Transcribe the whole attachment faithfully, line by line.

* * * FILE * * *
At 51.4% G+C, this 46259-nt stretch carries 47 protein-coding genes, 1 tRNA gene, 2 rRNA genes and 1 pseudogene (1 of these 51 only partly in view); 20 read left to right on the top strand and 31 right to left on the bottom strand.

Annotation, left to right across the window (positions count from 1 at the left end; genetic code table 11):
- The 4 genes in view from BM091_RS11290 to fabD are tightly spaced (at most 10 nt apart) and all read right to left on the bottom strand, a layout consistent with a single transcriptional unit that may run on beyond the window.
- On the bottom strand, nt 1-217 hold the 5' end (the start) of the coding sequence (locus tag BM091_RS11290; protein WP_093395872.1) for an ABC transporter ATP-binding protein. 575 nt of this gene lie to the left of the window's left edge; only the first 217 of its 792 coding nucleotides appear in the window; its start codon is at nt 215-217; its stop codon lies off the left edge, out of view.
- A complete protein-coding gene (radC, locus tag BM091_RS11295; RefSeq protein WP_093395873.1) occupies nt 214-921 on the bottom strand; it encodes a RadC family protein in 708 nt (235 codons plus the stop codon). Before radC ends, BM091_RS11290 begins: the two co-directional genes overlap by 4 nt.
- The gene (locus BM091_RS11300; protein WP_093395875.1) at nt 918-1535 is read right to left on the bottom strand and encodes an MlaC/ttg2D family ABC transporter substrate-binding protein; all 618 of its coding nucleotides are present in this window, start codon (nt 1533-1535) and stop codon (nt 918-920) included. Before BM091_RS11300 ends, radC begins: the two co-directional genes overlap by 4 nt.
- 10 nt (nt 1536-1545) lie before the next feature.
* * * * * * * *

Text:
At 51.4% G+C, this 46259-nt stretch carries 47 protein-coding genes, 1 tRNA gene, 2 rRNA genes and 1 pseudogene (1 of these 51 only partly in view); 20 read left to right on the top strand and 31 right to left on the bottom strand.

Annotation, left to right across the window (positions count from 1 at the left end; genetic code table 11):
- The 4 genes in view from BM091_RS11290 to fabD are tightly spaced (at most 10 nt apart) and all read right to left on the bottom strand, a layout consistent with a single transcriptional unit that may run on beyond the window.
- On the bottom strand, nt 1-217 hold the 5' end (the start) of the coding sequence (locus tag BM091_RS11290; protein WP_093395872.1) for an ABC transporter ATP-binding protein. 575 nt of this gene lie to the left of the window's left edge; only the first 217 of its 792 coding nucleotides appear in the window; its start codon is at nt 215-217; its stop codon lies off the left edge, out of view.
- A complete protein-coding gene (radC, locus tag BM091_RS11295; RefSeq protein WP_093395873.1) occupies nt 214-921 on the bottom strand; it encodes a RadC family protein in 708 nt (235 codons plus the stop codon). Before radC ends, BM091_RS11290 begins: the two co-directional genes overlap by 4 nt.
- The gene (locus BM091_RS11300; protein WP_093395875.1) at nt 918-1535 is read right to left on the bottom strand and encodes an MlaC/ttg2D family ABC transporter substrate-binding protein; all 618 of its coding nucleotides are present in this window, start codon (nt 1533-1535) and stop codon (nt 918-920) included. Before BM091_RS11300 ends, radC begins: the two co-directional genes overlap by 4 nt.
- 10 nt (nt 1536-1545) lie before the next feature.